what a style
Showing posts tagged art
what a style
This one’s not going on Facebook.
Thanks for reading the second ever How Baby comic! :D
Art for ladysisyphus' story zero six four eight three are you listening, out now in Shousetsu Bang Bang #47.
Tempera, ink, watercolour, digital collage. Doing these was great fun! ))
Beili really knocked it out of the part here. God bless, I told her I had something weird for this issue, and she ran toward, not away from, it.
The pre-Columbian Maya archaeological site of Ixkun, modern-day department of Peten, Guatemala.
"I reached Dolores in March 1887, after a rough journey through the forest from Cajabon; and although I had been told about Ixkun some years before by the Jefe Politico of Peten, I was surprised to find that very few of the villages knew of the existence of the runs, and it was some time before anyone could be found to guide me to the site."
-Alfred Maudslay, British explorer and archaeologist, and one of the first Europeans to study Maya ruins. All italicized text in this post are segments from his accounts of exploring Ixkun (via ‘Archæology, Volumes 1-2’, Alfred Maudslay & J. T. Goodman, University of Oklahoma Press, 1889).
Human occupation of Ixkun appears to date from the Preclassic (ca. 200 CE), and peaked during the Late Classic (ca. 600-900). This large site includes a number of stelae adorned with writing in the Maya script.
"There are several carved monoliths which formally stood on the level ground in front of the buildings, but most of them are overturned and partly destroyed."
The largest of these stelae is known as ‘Ixtun Stela 1’, as shown in the second and third photos.
“The carving on the monument represents two Maya priests of chieftains, which elaborate head-dresses and ornaments, standing facing each other above a hieroglyphic inscription. […] In the lower panels [see photo 3] are two unadorned crouching human figures, with their necks and arms bound with ropes, evidently meant to represent prisoners trodden under foot by the two gorgeously arrayed figures standing above them. The marked difference in physiognomy between the Mayas and their captives is clearly shown, and this monument may celebrate the conquest of the aboriginal inhabitants of the land or the defeat of some barbarous invaders from the north whom some writers believe to have fully caused the overthrow of the Maya civilization.”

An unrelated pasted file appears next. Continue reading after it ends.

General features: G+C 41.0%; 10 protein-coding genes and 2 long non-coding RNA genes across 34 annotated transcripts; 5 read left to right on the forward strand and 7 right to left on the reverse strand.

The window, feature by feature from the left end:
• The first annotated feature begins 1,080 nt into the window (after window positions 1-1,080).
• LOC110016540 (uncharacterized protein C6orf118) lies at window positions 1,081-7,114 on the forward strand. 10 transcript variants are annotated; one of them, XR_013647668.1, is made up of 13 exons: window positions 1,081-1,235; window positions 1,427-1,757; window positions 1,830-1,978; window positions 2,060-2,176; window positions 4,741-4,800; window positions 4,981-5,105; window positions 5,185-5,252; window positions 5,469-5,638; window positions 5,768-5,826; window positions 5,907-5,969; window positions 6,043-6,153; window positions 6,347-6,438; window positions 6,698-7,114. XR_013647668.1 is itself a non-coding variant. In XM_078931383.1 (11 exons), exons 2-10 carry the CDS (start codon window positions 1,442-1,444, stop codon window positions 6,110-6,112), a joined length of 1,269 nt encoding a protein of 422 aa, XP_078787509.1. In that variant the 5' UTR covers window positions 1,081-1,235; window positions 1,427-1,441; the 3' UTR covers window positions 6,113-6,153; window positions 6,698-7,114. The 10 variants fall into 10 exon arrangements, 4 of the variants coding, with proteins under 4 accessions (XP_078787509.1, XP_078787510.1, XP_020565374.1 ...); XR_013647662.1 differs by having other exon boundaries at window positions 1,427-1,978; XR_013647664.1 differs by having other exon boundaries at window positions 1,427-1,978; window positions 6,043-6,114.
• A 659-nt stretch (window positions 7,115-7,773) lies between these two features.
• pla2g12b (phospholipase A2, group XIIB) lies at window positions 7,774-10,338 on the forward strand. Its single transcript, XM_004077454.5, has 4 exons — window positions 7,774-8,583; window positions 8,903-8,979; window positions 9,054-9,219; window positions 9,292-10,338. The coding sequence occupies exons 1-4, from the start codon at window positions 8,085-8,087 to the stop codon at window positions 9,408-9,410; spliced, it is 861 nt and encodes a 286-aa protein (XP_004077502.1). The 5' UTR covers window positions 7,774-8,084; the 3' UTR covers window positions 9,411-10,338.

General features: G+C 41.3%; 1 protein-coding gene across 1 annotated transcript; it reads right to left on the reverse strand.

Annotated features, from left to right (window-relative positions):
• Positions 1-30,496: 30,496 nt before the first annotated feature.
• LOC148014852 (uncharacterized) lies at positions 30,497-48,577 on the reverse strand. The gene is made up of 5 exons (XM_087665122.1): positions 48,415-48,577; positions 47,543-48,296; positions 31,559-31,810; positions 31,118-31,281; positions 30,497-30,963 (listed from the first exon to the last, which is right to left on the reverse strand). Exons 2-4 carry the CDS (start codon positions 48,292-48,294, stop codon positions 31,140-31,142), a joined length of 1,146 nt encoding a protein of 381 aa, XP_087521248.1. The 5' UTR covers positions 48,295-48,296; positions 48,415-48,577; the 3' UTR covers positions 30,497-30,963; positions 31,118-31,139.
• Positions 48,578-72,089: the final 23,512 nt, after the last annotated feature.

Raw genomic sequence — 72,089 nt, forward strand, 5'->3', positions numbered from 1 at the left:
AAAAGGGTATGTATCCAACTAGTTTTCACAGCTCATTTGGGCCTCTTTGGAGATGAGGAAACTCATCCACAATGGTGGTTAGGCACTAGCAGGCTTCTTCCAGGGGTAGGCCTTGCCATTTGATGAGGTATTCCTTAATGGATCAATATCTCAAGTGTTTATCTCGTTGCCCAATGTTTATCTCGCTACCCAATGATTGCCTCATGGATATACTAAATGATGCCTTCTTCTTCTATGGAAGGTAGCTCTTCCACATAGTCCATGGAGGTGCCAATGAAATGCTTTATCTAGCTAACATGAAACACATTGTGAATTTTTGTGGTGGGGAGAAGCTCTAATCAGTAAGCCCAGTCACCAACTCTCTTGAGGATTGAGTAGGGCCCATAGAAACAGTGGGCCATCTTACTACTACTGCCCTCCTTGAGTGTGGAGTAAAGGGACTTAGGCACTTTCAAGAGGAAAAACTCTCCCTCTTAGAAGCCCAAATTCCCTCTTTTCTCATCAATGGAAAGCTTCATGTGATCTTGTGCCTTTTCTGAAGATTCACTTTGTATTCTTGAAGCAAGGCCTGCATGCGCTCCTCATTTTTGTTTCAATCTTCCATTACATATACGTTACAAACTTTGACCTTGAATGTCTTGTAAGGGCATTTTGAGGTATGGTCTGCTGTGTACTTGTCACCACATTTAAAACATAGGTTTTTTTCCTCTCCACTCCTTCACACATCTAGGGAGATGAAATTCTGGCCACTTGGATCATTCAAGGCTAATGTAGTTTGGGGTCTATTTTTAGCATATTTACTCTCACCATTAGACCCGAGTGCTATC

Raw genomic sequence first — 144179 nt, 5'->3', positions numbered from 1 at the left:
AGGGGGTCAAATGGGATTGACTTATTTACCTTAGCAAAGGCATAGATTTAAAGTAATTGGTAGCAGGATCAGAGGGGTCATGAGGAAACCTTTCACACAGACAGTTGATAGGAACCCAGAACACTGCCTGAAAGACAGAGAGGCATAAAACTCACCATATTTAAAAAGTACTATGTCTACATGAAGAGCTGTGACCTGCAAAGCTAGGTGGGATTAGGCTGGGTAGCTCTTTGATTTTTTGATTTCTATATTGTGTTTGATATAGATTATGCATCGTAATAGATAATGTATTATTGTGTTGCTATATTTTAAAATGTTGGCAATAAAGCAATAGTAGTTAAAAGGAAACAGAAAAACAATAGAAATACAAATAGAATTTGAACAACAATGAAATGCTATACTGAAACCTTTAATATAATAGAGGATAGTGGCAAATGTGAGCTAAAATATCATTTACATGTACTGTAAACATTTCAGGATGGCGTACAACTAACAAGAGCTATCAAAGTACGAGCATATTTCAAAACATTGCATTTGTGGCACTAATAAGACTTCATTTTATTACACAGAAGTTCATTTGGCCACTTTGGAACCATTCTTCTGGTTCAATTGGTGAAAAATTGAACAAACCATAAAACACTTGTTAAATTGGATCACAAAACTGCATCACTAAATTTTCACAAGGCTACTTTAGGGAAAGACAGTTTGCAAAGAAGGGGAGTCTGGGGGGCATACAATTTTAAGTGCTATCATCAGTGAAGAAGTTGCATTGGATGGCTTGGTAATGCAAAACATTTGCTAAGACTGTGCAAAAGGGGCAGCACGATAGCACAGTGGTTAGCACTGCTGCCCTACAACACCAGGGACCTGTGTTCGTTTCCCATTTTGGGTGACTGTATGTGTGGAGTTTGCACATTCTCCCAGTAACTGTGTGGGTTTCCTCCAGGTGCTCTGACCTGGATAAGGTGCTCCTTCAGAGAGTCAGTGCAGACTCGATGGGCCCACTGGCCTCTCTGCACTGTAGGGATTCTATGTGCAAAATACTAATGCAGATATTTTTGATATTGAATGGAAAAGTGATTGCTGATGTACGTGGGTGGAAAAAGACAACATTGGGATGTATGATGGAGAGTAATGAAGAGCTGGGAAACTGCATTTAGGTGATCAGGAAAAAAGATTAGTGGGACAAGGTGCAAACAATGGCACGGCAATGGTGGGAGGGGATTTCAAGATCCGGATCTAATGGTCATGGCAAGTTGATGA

Photos courtesy & taken by Simon Burchell via the Wiki Commons.
This is a commission of two fine looking characters belonging to harag ( http://www.furaffinity.net/user/harag/ ).
The background owes considerably to this picture ( http://www.natgeocreative.com/photography/1223911 )
A slight infatuation with Yosuke’s Golden haircut.
I was watching a video of games someone was looking forward to this year and a lot of comments were like “WHAT ABOUT P5!?” and like… it’s hard to really look forward to a game when all that’s known about it is that it’s about the oppression of chairs and their escape from being sat upon.
Is this fanart? Had to draw a random artist for class, and I got Shakira, which pleased me muchly.
The jade burial objects which adorned the body of Maya ruler Pakal the Great.
The mortuary crypt of the Temple of the Inscriptions at Palenque is perhaps the most complex mausoleum from the Classic period. It was designed to contain the mortal remains of K’inich Hanab Pakal, also known as Pakal the Great. The sarcophagus contained the body wrapped in a funerary bundle covered with cinnabar, a highly toxic, red-colored mineral. His body was adorned with many jade objects that are displayed here on a modern reproduction of Pakal’s body. The mortuary mask, incrusted with more than 200 tiny carved polished and perfectly assembled bits of jade mosaic, is an extraordinary masterpiece.
The proportions of the mask and the skull are the same, so it is clearly a faithful portrait of the ruler in life Pakal wore a diadem on his forehead and ear spools as well as a complex pectoral of tubular and squash-shaped beads. His hands held a sphere and a cube, as well as rings on each of his fingers. All of this finery was fashioned of jade.
The green color of jade suggests a relationship with the agricultural cycle and the annual, renovation of nature. With his jade mask, Pakal was transformed into the Young Maize God, who awaits his opportunity to return as the new vegetation to continue the annual corn cycle. This significance is reinforced by the figurine placed below to the right, which represents the patron god of the month known as Pax, mentioned in the inscriptions as te’, “tree” alluding to Pakal as the seed that augured the illustrious promise of the ruling lineage.
The texts and archaeology suggest that Pakal passed away before the completion of the Temple of the Inscriptions, a task that fell to his eldest son, Kan Balam II. Many late inscriptions refer to Pakal as “the lord of the pyramid”, which implies that the construction of this building was an event of particular significance for Palenque. (x)
Courtesy & currently located at the National Museum of Anthropology, Mexico. Photos taken by Travis S.
Elements by Cathrine Langwagen
And don’t forget that signups are still on for Bang*Bang Special Issue #9, our annual f/f issue. This year’s theme is Earth, Wind, and Fire, though you should of course feel free to bring as many elements to the party as you like.